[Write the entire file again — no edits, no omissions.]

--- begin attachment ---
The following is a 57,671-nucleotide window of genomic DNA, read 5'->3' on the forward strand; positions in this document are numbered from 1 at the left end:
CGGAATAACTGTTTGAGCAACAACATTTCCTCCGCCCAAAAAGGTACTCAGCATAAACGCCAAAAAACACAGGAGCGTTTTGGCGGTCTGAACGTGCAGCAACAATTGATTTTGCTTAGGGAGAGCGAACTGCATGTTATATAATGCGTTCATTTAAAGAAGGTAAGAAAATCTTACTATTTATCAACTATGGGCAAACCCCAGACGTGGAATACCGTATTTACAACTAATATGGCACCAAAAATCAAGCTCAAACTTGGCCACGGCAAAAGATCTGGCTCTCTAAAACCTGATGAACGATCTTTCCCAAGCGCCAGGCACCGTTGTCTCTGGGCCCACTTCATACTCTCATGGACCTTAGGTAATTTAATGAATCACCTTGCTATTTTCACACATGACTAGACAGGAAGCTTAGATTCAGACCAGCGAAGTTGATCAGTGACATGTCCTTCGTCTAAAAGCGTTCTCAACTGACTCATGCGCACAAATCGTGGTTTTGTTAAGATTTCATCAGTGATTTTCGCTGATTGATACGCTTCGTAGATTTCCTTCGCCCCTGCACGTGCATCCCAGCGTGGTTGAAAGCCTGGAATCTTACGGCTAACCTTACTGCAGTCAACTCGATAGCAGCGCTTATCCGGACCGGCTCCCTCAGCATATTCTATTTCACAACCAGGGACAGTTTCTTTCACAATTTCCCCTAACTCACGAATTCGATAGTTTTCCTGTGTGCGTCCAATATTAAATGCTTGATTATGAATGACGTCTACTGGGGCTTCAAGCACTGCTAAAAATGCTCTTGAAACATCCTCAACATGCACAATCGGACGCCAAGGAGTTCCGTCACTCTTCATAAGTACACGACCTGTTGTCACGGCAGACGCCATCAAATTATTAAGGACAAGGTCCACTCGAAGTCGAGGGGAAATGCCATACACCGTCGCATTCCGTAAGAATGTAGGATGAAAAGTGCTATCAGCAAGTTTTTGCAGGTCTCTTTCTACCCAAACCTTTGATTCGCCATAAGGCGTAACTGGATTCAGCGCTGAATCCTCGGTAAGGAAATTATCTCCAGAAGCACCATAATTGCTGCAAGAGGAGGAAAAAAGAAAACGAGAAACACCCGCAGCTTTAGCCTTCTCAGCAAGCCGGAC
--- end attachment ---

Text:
The following is a 57,671-nucleotide window of genomic DNA, read 5'->3' on the forward strand; positions in this document are numbered from 1 at the left end:
CGGAATAACTGTTTGAGCAACAACATTTCCTCCGCCCAAAAAGGTACTCAGCATAAACGCCAAAAAACACAGGAGCGTTTTGGCGGTCTGAACGTGCAGCAACAATTGATTTTGCTTAGGGAGAGCGAACTGCATGTTATATAATGCGTTCATTTAAAGAAGGTAAGAAAATCTTACTATTTATCAACTATGGGCAAACCCCAGACGTGGAATACCGTATTTACAACTAATATGGCACCAAAAATCAAGCTCAAACTTGGCCACGGCAAAAGATCTGGCTCTCTAAAACCTGATGAACGATCTTTCCCAAGCGCCAGGCACCGTTGTCTCTGGGCCCACTTCATACTCTCATGGACCTTAGGTAATTTAATGAATCACCTTGCTATTTTCACACATGACTAGACAGGAAGCTTAGATTCAGACCAGCGAAGTTGATCAGTGACATGTCCTTCGTCTAAAAGCGTTCTCAACTGACTCATGCGCACAAATCGTGGTTTTGTTAAGATTTCATCAGTGATTTTCGCTGATTGATACGCTTCGTAGATTTCCTTCGCCCCTGCACGTGCATCCCAGCGTGGTTGAAAGCCTGGAATCTTACGGCTAACCTTACTGCAGTCAACTCGATAGCAGCGCTTATCCGGACCGGCTCCCTCAGCATATTCTATTTCACAACCAGGGACAGTTTCTTTCACAATTTCCCCTAACTCACGAATTCGATAGTTTTCCTGTGTGCGTCCAATATTAAATGCTTGATTATGAATGACGTCTACTGGGGCTTCAAGCACTGCTAAAAATGCTCTTGAAACATCCTCAACATGCACAATCGGACGCCAAGGAGTTCCGTCACTCTTCATAAGTACACGACCTGTTGTCACGGCAGACGCCATCAAATTATTAAGGACAAGGTCCACTCGAAGTCGAGGGGAAATGCCATACACCGTCGCATTCCGTAAGAATGTAGGATGAAAAGTGCTATCAGCAAGTTTTTGCAGGTCTCTTTCTACCCAAACCTTTGATTCGCCATAAGGCGTAACTGGATTCAGCGCTGAATCCTCGGTAAGGAAATTATCTCCAGAAGCACCATAATTGCTGCAAGAGGAGGAAAAAAGAAAACGAGAAACACCCGCAGCTTTAGCCTTCTCAGCAAGCCGGAC